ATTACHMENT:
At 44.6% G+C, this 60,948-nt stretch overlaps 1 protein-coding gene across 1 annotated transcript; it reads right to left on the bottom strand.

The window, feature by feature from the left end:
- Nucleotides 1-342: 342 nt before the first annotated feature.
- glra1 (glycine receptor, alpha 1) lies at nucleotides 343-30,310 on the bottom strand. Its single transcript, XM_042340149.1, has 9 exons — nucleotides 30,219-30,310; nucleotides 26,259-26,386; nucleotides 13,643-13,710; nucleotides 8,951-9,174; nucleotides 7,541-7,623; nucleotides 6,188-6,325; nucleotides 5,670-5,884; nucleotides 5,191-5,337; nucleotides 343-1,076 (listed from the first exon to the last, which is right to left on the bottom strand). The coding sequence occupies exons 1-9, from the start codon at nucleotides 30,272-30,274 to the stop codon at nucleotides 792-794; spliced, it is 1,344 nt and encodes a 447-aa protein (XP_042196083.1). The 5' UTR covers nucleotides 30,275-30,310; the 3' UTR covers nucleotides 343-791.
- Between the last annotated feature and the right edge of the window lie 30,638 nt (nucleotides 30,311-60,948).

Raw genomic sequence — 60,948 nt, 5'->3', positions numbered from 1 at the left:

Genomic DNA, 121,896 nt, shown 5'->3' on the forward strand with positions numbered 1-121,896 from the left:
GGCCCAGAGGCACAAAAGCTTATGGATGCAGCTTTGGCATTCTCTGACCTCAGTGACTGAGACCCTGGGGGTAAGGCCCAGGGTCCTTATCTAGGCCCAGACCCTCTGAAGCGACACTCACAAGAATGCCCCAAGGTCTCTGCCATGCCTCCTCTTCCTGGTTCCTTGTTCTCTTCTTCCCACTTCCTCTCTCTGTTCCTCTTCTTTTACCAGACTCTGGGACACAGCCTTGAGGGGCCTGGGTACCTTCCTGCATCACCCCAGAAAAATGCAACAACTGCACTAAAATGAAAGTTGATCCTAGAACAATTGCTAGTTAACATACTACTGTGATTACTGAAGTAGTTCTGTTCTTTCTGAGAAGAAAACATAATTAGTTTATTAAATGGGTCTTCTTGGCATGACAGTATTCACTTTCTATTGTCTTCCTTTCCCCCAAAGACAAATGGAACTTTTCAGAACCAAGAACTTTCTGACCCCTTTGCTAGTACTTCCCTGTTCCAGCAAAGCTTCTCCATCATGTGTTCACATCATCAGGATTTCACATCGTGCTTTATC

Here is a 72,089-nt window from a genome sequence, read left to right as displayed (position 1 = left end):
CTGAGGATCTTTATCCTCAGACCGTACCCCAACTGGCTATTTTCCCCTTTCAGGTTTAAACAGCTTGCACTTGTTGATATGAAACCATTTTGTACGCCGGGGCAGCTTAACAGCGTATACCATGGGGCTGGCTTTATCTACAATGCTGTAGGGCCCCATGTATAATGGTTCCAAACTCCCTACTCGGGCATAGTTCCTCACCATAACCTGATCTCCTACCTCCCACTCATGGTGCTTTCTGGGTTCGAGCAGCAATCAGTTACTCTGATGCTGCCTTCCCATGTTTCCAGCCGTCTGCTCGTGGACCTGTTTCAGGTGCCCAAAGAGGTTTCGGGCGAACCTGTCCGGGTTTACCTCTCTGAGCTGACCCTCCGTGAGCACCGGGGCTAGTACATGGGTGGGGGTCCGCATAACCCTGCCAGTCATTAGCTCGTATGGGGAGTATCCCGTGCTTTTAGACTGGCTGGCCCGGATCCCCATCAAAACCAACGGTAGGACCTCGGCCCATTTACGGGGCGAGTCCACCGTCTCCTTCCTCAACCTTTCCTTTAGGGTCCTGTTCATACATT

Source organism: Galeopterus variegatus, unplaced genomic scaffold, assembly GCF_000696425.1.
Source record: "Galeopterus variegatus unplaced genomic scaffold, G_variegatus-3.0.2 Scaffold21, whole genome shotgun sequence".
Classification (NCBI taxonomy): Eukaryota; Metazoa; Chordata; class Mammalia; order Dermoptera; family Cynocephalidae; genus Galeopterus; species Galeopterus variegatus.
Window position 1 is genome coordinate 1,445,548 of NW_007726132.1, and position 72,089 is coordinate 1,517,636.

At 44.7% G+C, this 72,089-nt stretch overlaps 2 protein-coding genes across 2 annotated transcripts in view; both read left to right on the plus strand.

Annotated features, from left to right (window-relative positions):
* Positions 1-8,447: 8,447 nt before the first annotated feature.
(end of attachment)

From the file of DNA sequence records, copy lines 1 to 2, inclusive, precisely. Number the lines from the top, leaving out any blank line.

At 44.6% G+C, this 60,948-nt stretch overlaps 1 protein-coding gene across 1 annotated transcript; it reads right to left on the bottom strand.

The window, feature by feature from the left end: